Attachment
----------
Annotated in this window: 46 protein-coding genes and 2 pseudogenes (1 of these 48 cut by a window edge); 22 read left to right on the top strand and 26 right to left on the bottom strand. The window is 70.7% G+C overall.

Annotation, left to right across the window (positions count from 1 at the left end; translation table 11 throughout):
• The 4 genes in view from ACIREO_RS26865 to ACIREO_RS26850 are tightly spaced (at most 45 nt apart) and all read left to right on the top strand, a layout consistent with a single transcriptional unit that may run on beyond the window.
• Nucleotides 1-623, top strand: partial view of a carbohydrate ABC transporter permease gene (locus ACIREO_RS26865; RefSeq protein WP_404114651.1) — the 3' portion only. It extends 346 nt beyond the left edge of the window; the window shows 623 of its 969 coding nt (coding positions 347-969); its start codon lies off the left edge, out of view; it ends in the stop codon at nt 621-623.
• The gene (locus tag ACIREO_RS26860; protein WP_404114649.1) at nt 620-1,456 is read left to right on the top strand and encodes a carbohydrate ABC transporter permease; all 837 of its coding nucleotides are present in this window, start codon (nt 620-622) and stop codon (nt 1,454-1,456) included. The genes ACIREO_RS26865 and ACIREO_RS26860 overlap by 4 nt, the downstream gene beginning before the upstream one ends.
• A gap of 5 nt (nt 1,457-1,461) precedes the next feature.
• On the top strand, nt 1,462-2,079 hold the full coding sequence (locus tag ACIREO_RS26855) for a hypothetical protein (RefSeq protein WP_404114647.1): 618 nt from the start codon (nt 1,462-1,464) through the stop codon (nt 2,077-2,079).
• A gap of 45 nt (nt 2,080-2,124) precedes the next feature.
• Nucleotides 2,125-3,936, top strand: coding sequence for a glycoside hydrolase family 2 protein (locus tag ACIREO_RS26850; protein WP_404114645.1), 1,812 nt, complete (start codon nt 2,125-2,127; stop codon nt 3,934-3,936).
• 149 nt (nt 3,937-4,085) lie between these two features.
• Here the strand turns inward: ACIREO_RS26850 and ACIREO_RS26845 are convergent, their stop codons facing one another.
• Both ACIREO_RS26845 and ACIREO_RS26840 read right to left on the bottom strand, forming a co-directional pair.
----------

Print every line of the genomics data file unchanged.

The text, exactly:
Annotated in this window: 46 protein-coding genes and 2 pseudogenes (1 of these 48 cut by a window edge); 22 read left to right on the top strand and 26 right to left on the bottom strand. The window is 70.7% G+C overall.

Annotation, left to right across the window (positions count from 1 at the left end; translation table 11 throughout):
• The 4 genes in view from ACIREO_RS26865 to ACIREO_RS26850 are tightly spaced (at most 45 nt apart) and all read left to right on the top strand, a layout consistent with a single transcriptional unit that may run on beyond the window.
• Nucleotides 1-623, top strand: partial view of a carbohydrate ABC transporter permease gene (locus ACIREO_RS26865; RefSeq protein WP_404114651.1) — the 3' portion only. It extends 346 nt beyond the left edge of the window; the window shows 623 of its 969 coding nt (coding positions 347-969); its start codon lies off the left edge, out of view; it ends in the stop codon at nt 621-623.
• The gene (locus tag ACIREO_RS26860; protein WP_404114649.1) at nt 620-1,456 is read left to right on the top strand and encodes a carbohydrate ABC transporter permease; all 837 of its coding nucleotides are present in this window, start codon (nt 620-622) and stop codon (nt 1,454-1,456) included. The genes ACIREO_RS26865 and ACIREO_RS26860 overlap by 4 nt, the downstream gene beginning before the upstream one ends.
• A gap of 5 nt (nt 1,457-1,461) precedes the next feature.
• On the top strand, nt 1,462-2,079 hold the full coding sequence (locus tag ACIREO_RS26855) for a hypothetical protein (RefSeq protein WP_404114647.1): 618 nt from the start codon (nt 1,462-1,464) through the stop codon (nt 2,077-2,079).
• A gap of 45 nt (nt 2,080-2,124) precedes the next feature.
• Nucleotides 2,125-3,936, top strand: coding sequence for a glycoside hydrolase family 2 protein (locus tag ACIREO_RS26850; protein WP_404114645.1), 1,812 nt, complete (start codon nt 2,125-2,127; stop codon nt 3,934-3,936).
• 149 nt (nt 3,937-4,085) lie between these two features.
• Here the strand turns inward: ACIREO_RS26850 and ACIREO_RS26845 are convergent, their stop codons facing one another.
• Both ACIREO_RS26845 and ACIREO_RS26840 read right to left on the bottom strand, forming a co-directional pair.